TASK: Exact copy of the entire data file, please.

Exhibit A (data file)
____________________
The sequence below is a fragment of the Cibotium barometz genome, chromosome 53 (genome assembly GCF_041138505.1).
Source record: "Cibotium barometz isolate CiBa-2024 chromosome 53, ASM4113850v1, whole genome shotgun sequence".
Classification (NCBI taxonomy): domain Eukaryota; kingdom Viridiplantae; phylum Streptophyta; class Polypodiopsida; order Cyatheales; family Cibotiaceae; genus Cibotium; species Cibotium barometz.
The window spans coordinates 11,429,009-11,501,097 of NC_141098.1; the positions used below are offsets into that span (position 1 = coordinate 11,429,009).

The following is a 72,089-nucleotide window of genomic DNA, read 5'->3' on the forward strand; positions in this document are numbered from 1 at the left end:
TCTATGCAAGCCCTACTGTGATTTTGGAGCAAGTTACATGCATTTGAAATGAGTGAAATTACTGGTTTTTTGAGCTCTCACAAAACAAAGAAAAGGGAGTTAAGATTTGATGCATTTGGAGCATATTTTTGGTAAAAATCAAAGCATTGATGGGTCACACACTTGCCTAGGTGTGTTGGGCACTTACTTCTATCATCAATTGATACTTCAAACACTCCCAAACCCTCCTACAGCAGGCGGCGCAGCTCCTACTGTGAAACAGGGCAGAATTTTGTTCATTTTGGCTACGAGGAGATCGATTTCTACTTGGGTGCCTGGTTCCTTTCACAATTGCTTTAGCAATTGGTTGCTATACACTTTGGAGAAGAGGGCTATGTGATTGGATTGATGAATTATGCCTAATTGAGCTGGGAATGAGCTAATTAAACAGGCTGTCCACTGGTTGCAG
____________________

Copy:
The sequence below is a fragment of the Cibotium barometz genome, chromosome 53 (genome assembly GCF_041138505.1).
Source record: "Cibotium barometz isolate CiBa-2024 chromosome 53, ASM4113850v1, whole genome shotgun sequence".
Classification (NCBI taxonomy): domain Eukaryota; kingdom Viridiplantae; phylum Streptophyta; class Polypodiopsida; order Cyatheales; family Cibotiaceae; genus Cibotium; species Cibotium barometz.
The window spans coordinates 11,429,009-11,501,097 of NC_141098.1; the positions used below are offsets into that span (position 1 = coordinate 11,429,009).

The following is a 72,089-nucleotide window of genomic DNA, read 5'->3' on the forward strand; positions in this document are numbered from 1 at the left end:
TCTATGCAAGCCCTACTGTGATTTTGGAGCAAGTTACATGCATTTGAAATGAGTGAAATTACTGGTTTTTTGAGCTCTCACAAAACAAAGAAAAGGGAGTTAAGATTTGATGCATTTGGAGCATATTTTTGGTAAAAATCAAAGCATTGATGGGTCACACACTTGCCTAGGTGTGTTGGGCACTTACTTCTATCATCAATTGATACTTCAAACACTCCCAAACCCTCCTACAGCAGGCGGCGCAGCTCCTACTGTGAAACAGGGCAGAATTTTGTTCATTTTGGCTACGAGGAGATCGATTTCTACTTGGGTGCCTGGTTCCTTTCACAATTGCTTTAGCAATTGGTTGCTATACACTTTGGAGAAGAGGGCTATGTGATTGGATTGATGAATTATGCCTAATTGAGCTGGGAATGAGCTAATTAAACAGGCTGTCCACTGGTTGCAG